South Africa begins a week of mourning for Tutu

The cleric was one of the most powerful voices in the anti-apartheid movement and remained a voice of moral conscience in the decades after the system of institutionalised segregation crumbled in South Africa. His death was met with an outpouring of tributes in South Africa and from around the world.

The bells of Tutu’s former church will toll for 10 minutes at noon every day this week, until his funeral mass Saturday at the same cathedral. The service will be limited to 100 people because of the coronavirus pandemic.

The archbishop’s remains will be cremated, and his ashes interred at St George’s Cathedral, church leaders said. As the first Black archbishop of Cape Town from 1986-96, and leader of the Anglican Church in South Africa, Tutu celebrated Mass at the same cathedral.

Until his funeral, flags across the country will fly at half-staff, South Africa’s president said. Table Mountain, a Cape Town landmark, will be lit up in purple, reminiscent of the purple robe that Tutu wore as leader of the Anglican Church in South Africa.

In accordance with Tutu’s wishes, the church will take the lead in planning events surrounding his funeral. Throughout the week, several churches across South Africa and in neighbouring countries will host memorial services, both Christian and interfaith, in his honour.

The Nobel laureate will lie in state at St George’s Cathedral on Friday, where members of the public will be allowed to pay their respects.

Tutu’s funeral will not be exempt from COVID-19 regulations currently enforced in South Africa. The public viewing will be regulated by social distancing rules, in addition to the limited attendance at the funeral Mass, where family members and clerics will take precedence on the small guest list, church leadership said during a news briefing Monday.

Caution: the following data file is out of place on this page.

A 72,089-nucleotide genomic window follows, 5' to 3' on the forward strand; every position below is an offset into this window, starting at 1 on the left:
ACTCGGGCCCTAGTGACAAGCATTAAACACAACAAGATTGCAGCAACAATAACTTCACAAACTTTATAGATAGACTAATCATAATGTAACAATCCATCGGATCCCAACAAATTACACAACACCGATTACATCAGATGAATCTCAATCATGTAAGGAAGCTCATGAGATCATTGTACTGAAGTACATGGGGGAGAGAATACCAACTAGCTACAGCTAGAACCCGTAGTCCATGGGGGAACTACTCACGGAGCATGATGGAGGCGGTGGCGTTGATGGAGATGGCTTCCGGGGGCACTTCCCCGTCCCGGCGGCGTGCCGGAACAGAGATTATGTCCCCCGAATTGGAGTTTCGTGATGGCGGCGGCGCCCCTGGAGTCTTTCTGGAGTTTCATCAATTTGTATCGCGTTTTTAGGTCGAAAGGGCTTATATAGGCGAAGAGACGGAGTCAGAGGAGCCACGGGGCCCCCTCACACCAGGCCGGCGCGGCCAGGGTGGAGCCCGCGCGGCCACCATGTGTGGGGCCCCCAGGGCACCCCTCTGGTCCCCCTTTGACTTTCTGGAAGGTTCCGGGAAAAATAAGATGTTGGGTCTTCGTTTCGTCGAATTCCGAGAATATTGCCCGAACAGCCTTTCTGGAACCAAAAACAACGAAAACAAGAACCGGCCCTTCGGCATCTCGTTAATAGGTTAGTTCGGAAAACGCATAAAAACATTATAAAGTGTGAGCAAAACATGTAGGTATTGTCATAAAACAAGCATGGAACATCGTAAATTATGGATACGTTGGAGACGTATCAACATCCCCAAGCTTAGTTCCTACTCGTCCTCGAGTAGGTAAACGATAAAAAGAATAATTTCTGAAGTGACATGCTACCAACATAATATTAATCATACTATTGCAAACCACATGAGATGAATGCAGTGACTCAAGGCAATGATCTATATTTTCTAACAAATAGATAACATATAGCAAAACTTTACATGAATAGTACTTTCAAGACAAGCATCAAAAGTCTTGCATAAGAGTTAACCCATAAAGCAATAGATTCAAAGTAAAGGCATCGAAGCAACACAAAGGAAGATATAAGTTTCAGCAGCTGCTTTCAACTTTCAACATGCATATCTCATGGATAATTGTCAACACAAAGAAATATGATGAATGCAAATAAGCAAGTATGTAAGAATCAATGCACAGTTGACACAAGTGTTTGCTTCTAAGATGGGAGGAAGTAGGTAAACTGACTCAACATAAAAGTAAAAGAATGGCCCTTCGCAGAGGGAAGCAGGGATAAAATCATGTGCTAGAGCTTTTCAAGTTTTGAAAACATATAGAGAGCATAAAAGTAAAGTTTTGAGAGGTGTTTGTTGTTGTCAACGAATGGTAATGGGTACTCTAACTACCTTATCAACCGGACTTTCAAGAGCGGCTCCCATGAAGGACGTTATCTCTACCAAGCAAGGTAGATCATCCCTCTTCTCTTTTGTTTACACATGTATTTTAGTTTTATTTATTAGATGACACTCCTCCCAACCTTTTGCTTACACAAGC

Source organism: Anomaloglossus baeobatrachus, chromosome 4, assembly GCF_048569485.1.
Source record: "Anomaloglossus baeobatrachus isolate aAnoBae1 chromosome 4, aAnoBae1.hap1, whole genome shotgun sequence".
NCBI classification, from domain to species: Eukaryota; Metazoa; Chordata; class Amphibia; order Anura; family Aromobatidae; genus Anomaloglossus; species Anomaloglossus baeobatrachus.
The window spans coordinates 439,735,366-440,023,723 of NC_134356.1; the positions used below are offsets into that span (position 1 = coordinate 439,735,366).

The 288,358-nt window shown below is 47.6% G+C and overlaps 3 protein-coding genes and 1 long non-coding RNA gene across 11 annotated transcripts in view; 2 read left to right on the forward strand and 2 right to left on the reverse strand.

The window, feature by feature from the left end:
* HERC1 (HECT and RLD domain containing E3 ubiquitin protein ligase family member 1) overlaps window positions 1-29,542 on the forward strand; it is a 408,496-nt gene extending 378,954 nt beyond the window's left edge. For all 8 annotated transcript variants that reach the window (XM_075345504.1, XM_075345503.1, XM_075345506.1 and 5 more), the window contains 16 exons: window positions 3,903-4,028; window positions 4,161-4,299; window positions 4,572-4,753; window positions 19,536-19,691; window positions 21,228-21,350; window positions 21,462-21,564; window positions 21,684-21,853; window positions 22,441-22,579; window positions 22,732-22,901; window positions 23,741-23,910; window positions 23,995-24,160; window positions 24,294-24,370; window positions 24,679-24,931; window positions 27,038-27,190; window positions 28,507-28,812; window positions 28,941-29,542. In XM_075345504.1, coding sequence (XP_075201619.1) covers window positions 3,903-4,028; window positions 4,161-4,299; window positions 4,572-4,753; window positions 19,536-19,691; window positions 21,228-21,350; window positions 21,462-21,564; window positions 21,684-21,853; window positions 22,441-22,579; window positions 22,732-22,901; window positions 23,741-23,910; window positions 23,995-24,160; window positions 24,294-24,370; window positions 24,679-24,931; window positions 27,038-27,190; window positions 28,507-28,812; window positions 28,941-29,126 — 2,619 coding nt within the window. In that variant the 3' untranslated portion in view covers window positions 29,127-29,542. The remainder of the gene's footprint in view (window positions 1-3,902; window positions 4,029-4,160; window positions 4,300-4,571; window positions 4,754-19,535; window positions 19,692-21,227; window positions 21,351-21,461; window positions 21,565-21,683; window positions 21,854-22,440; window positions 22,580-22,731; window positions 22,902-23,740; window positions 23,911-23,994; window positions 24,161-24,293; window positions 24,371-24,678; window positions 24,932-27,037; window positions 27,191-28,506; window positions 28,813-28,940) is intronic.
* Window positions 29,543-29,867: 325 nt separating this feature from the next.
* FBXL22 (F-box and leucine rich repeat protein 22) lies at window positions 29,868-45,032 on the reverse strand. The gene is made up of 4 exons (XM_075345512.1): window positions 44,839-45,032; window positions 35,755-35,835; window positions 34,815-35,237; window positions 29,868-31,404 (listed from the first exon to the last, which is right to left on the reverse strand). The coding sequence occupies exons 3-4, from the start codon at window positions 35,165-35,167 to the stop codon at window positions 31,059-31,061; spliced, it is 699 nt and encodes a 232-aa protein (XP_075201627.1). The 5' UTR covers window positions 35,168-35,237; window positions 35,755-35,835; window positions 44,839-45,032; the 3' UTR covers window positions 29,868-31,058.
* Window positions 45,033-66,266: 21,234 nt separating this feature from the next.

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Coronavirus cases rose exponentially in the country after the detection of the omicron variant in southern Africa in November. Fortunately, the rates of hospitalisations and death from COVID-19 have not kept pace and cases seem to have peaked in the epicentre of the outbreak, Gauteng province.

“Please don’t get into a bus to Cape Town,” said Thabo Makgoba, the current archbishop. “We will have to be pastoral and firm and encourage people to watch from home.”

The man fondly known to South Africans as “the Arch” succumbed to cancer at a care facility in Cape Town. He was first diagnosed with prostate cancer in 1997 and was hospitalised several times in the years since, amid recurring fears that the disease had spread.

In what would be his last Eucharist on Christmas Day, Tutu was frail but filled with gratitude, said Makgoba, who carried out the service.

The Tutu family and close friends will hold a private service Thursday evening.

“Tata has been very frail and in pain for many, many months,” said Dr Mamphela Ramphele, a former anti-apartheid activist who spoke on behalf of the family, using the Xhosa word for father, “and so the overwhelming feeling is relief that he has gone to his maker and his ancestors, and they love him too much to have wanted to continue to see him suffer.”

©2023 The New York Times Company

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